The Massachusetts Casino Lawsuit, Explained

By | Boston Daily |

In the immortal words of Senate President Terry Murray, “Ka-Ching!” Massachusetts is now a casino state. Governor Deval Patrick signed the expanded gaming bill into law yesterday, setting the state on a course to license three casinos and a slots parlor. Governor Slots, as former Globe columnist Steve Bailey used to call Patrick, had barely set his pen down before an angry New York developer, KG Urban Enterprises, filed the first lawsuit. So what’s this all about? Please, allow me to explain. Let’s do this in question and answer form, shall we?

Just who are these KG Urban Enterprises people?

KG is a boutique development firm that specializes in turning environmental brown sites and industrial waterfronts into commercial space, especially casinos. And yes, I agree, that may be the most random thing ever.

What’s their relationship to the NBA lockout?

Glad you asked! Andrew Stern, KG’s Managing Director and Principal, is NBA Commissioner David Stern’s son. Obviously, this is a family that knows how to drive a hard bargain.

Why are they suing?

The new gaming law breaks the state into three zones, allowing for one casino to be built in each. In the zone around Boston and the zone in the western part of the state, the casino licenses will be openly bid. Grab a deck of cards and a poker table and you and I could compete (I’ll count on you for the money backing). But in the third zone, in the southeastern part of the state, preference is given to a federally recognized Indian tribe. That means the Mashpee Wampanoag, since the only other federally recognized Indian tribe in Massachusetts, the Aquinnah Wampanoag, traded in their gaming rights years ago. According to the bill, the Mashpee have until July 31, 2012, to secure land for a casino, win a host community referendum, and negotiate a compact with the governor. If they do all that, the casino is theirs. No other bidders will be allowed to submit proposals.

KG wants to open a casino and hotel in New Bedford, which is in the Mashpee zone, and is suing to get a shot at the process.

Why do the Mashpee get such preference? Will they be able to hit their deadline?

Those are your best questions yet! Read all about it here.

So if that’s the law, why is KG trying to build a casino in the Mashpee zone anyway? Why not just go somewhere else?

Well, one supposes that there are only so many urban brown sites or industrial waterfronts in Massachusetts suitable for casino development. More importantly, KG has been working on the site, an old power plant on the New Bedford waterfront, for over four years, dating back to when Governor Patrick first tried to pass a casino bill. As their lawsuit points out, their plans are fairly advanced and they’ve already invested about $4.6 million in this, so no doubt want to see it through.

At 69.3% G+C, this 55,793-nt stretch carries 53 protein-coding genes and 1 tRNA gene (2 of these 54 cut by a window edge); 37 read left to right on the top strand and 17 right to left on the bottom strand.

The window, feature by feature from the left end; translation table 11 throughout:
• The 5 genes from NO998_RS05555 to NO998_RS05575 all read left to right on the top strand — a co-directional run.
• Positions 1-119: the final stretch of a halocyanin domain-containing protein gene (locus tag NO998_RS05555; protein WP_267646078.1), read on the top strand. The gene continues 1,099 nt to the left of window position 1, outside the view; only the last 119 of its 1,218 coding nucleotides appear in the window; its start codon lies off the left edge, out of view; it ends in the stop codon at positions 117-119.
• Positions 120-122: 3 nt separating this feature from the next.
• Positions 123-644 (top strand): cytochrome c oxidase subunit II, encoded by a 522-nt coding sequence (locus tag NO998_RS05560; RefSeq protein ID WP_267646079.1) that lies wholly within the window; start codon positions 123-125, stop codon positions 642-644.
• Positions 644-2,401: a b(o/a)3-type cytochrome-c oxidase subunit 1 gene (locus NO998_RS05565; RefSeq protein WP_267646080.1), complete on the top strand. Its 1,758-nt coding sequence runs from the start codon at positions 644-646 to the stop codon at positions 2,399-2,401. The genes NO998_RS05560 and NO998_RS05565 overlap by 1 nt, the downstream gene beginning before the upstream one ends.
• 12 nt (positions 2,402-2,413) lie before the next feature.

On what grounds are they suing?

The main thrust of the suit is that the casino law violates the U.S. Constitution’s equal protection clause. KG is arguing that the state is favoring Indian tribes based solely on race, which it cannot do. Defenders of the bill would counter that, because tribes are sovereign nations, it’s actually more like dealing with a foreign government. Speaker of the House Robert DeLeo has defended the law’s constitutionality and says the only place you’d find something more kosher is Rubin’s deli (I paraphrased).

Is there anything else interesting in that 21-page suit that I ought to know about?

KG’s complaint does make a compelling argument about how the Indian preference has been unfair to the southeastern part of the state. The preference has had a chilling effect on developers, as just two besides the Mashpee have expressed interest in the zone (the other, Leon Dragone’s Northeast Group, also is looking at a site in New Bedford). By giving the Mashpee this no bid preference, you may very well end up with something worse than you would have had in a competitive bidding situation. That being said, it’s unclear that this argument would affect the law’s legality.

How firmly rooted in their principles are these KG guys?

If the Mashpee, who are looking for a casino plot themselves, called KG tomorrow and said they wanted to partner on a deal, you could bet this lawsuit would disappear real fast. That seems unlikely, though, since the Mashpee have long coveted resort amenities, like a golf course, that wouldn’t be possible in an urban site like New Bedford.

Will this affect how soon casinos open in Massachusetts?

Maybe. We’re going to have to see how things play out. If the suit is successful, a judge will have to decide what parts of the law stand and what parts don’t. In the meantime, it could well delay the law’s implementation. Stay tuned.